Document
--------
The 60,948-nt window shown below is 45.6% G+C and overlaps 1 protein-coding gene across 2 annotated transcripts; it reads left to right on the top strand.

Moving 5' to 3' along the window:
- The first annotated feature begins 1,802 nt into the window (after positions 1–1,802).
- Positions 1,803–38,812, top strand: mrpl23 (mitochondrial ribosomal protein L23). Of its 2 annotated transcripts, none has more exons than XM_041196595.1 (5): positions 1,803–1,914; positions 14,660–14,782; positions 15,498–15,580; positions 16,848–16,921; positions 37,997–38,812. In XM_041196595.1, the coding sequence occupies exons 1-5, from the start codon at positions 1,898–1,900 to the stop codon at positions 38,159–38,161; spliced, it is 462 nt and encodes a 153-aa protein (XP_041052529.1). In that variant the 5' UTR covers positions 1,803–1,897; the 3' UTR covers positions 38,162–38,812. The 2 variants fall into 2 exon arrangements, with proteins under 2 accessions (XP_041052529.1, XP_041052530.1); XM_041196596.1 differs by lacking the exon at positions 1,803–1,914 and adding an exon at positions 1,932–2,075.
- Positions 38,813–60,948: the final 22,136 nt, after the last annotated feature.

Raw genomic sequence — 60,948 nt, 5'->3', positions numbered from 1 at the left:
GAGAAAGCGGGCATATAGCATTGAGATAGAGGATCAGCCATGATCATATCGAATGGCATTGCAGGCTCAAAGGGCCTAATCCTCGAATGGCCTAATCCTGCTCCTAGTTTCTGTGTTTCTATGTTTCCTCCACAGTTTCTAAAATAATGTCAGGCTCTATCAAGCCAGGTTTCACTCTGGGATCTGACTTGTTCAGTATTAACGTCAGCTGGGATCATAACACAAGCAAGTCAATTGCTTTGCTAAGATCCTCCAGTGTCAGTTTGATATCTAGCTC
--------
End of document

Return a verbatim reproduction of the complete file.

The 60,948-nt window shown below is 45.6% G+C and overlaps 1 protein-coding gene across 2 annotated transcripts; it reads left to right on the top strand.

Moving 5' to 3' along the window:
- The first annotated feature begins 1,802 nt into the window (after positions 1–1,802).
- Positions 1,803–38,812, top strand: mrpl23 (mitochondrial ribosomal protein L23). Of its 2 annotated transcripts, none has more exons than XM_041196595.1 (5): positions 1,803–1,914; positions 14,660–14,782; positions 15,498–15,580; positions 16,848–16,921; positions 37,997–38,812. In XM_041196595.1, the coding sequence occupies exons 1-5, from the start codon at positions 1,898–1,900 to the stop codon at positions 38,159–38,161; spliced, it is 462 nt and encodes a 153-aa protein (XP_041052529.1). In that variant the 5' UTR covers positions 1,803–1,897; the 3' UTR covers positions 38,162–38,812. The 2 variants fall into 2 exon arrangements, with proteins under 2 accessions (XP_041052529.1, XP_041052530.1); XM_041196596.1 differs by lacking the exon at positions 1,803–1,914 and adding an exon at positions 1,932–2,075.
- Positions 38,813–60,948: the final 22,136 nt, after the last annotated feature.

Raw genomic sequence — 60,948 nt, 5'->3', positions numbered from 1 at the left:
GAGAAAGCGGGCATATAGCATTGAGATAGAGGATCAGCCATGATCATATCGAATGGCATTGCAGGCTCAAAGGGCCTAATCCTCGAATGGCCTAATCCTGCTCCTAGTTTCTGTGTTTCTATGTTTCCTCCACAGTTTCTAAAATAATGTCAGGCTCTATCAAGCCAGGTTTCACTCTGGGATCTGACTTGTTCAGTATTAACGTCAGCTGGGATCATAACACAAGCAAGTCAATTGCTTTGCTAAGATCCTCCAGTGTCAGTTTGATATCTAGCTC